Are Your Push Ups Perfect?

Posted: September 27, 2012 in Uncategorized

Push ups.  Ugh.  I’ll be honest.  I did not know where to start with this topic.  At all.  I mean, other than the fact that I half expect most people to do them wrong.  Not because people are stupid, but because it’s hard to find someone that has had detailed instruction on the matter.

I mean really, how much more instruction have people received other than in grade school PE class or little league baseball practice?  Most of the time, not much.  I’m not sure if that’s the reason, but lately push ups seem to be flying a little bit under the radar in terms of their importance.

Yup.  Just lie down, straighten your elbows then drop down again.  Whoopeedoo, right?  What’s next? Please give me something harder.

But hold on there, Dahntay Jones*.  Lets see if you really got it all down.

See. Even MJ was a Spidy fan.

What makes pushups look so easy, and perhaps look less important, is the required control over your entire body.  Anyone that has complete control of their body will often make physical feats look easy.  Think Michael Jackson mid-moonwalk or when guys do stuff like this.

Okay, I’m not implying that being able to do a proper push up will somehow result in the ability levitate or make millions of people lose their minds.  I’m just saying that when people have complete control over their bodies, they tend to make things look effortless.

So what is required to make a not-so-easy movement look easy?

For starters, try to think of your entire body as a stiff board.  Essentially, you’re planking with your body while moving around your shoulder joints.  The part that most people fail to grasp is that the movement starts between your shoulder blades and not by bending your elbows.  Think of your shoulder blades like you would your hips.  In the weight room, most of our compound lower body movements (not you, leg extensions) start with the hips.  Likewise, most compound upper body movements start with the shoulder blades.

So when you’re up in your plank position with your elbows extended and up on your hands (they should be slightly wider than shoulder width apart and turned slightly out, if at all), the FIRST group of muscles to move are between the lower halves of your shoulder blades.

Your rhomboids and lower trapezius muscles play a key role in your ability to squeeze your shoulder blades down and together (scapular retraction).  This is important in any type of movement as it pulls your shoulder joints into the best possible alignment in terms of support and range of motion.  Failure to activate these muscles before any upper body movement will result in motion through a shoulder joint that may be in less than optimal position.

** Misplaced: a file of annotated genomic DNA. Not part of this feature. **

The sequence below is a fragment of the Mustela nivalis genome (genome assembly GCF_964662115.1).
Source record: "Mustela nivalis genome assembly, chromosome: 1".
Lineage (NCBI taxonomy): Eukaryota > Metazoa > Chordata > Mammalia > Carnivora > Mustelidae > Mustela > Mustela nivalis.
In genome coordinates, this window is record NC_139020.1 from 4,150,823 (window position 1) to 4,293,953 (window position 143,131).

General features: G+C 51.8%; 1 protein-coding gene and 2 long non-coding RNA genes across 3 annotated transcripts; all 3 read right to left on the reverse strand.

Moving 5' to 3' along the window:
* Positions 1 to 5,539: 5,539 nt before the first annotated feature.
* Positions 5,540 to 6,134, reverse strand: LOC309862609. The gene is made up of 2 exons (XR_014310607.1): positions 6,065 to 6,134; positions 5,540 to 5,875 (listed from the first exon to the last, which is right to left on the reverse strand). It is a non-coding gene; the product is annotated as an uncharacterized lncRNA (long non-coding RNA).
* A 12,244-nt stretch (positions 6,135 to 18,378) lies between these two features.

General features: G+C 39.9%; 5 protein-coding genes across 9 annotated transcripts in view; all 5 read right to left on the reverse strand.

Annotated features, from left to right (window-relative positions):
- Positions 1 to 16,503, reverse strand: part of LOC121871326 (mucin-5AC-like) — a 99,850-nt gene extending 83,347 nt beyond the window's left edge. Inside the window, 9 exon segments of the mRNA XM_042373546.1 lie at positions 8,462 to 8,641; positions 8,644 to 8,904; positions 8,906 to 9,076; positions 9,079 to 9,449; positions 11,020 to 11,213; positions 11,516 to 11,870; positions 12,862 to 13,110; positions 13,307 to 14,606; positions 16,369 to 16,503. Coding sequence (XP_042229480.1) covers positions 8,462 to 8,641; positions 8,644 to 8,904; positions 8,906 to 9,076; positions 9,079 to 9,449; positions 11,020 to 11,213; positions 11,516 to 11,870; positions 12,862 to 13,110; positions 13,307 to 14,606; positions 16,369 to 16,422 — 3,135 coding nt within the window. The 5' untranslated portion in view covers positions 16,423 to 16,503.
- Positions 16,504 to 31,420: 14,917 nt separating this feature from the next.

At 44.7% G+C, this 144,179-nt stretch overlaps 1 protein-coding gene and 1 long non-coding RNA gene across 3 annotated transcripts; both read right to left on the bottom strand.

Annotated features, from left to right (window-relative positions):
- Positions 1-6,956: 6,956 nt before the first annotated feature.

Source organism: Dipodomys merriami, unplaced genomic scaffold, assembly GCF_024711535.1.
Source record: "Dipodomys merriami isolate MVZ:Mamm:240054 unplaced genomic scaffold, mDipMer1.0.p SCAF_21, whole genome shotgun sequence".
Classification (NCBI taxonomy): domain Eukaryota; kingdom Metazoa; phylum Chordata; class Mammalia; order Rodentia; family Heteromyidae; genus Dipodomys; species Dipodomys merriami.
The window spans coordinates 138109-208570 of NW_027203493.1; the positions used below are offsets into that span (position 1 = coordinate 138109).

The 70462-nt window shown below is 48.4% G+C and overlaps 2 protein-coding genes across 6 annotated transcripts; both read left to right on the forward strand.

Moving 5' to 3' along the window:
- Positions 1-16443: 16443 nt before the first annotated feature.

What also happens when you retract your shoulder blades is what I refer to as “connecting your top half to your bottom half.”  This is a common problem when observing people that struggle with pushups.  To understand this concept a little easier, we’ll have to dive into Newton’s 3rd law of motion.  Sorry, I’ve sat through physics classes, so I know what yawning sounds like.  I’ll try to make this as quick and painless as possible.

Basically, Newton’s 3rd law states that for every action there is an equal and opposite reaction.  So if you’re hands are on the floor and you apply downward pressure to separate yourself from said floor, that same pressure will travel back up through your hands and arms.  At this point, if you haven’t engaged your rhomboids and lower traps, you’ll feel a lot of the pressure up around your shoulders.  The pushup may still be very doable for some people but it will be nowhere near as efficient as it should be.

The ground isn’t the only thing that can push back into your body.  It also comes from whatever weight you’re trying to move when you perform other movements.  Failure to distribute energy through your entire body indicates a “break in the chain” so to speak.  It’s in these breaks in the chain (ie. top and bottom halves not connecting) that most people struggle to perform certain exercises.

Now, had you been a good little boy or girl and retracted your shoulder blades before you actually started lowering yourself, you should feel something a bit different.  First, you should feel like you’re actually pulling yourself to the ground.  After you get to the bottom and you start pressing into the floor with those shoulder blade muscles contracted, it should feel like all the pressure coming up through your hands is being evenly distributed throughout your body.  But it is imperative to understand that this will only happen if you’re stabilizing properly through your hips as well.  Think about squeezing your butt cheeks together and locking out your knees as hard as you can.

You should also realize that knowing all of this is fine and dandy, but in the heat of competition, the furthest thing from your mind should be ‘retract your shoulder blades.’  Okay, sorry.  That’s an absolute  lie.  The furthest thing from your mind should be an image of Zach Galifinakas with no pants on, but I digress.

The point is that you don’t want to be thinking about proper body mechanics when it comes time to react in a game or in real life.  That’s why its so important to focus on proper movement with every repetition you do in the gym.  If you work on getting your shoulder blades moving first during a push up, they’ll be more likely to be in proper position when you need them most.

So if you’re pushup was not perfect before reading this, I hope I’ve given you an idea of how to start chasing down perfection.  In the meantime, stay tuned as I’ll be going into other movements in a bit more detail as well.

*As a Duke basketball fan, I promised myself I would use that clip if I ever wrote a blog about pushups.  Crap.  Cats out of the bag.  I may as well have said I use baby kittens as bait when I go shark fishing.


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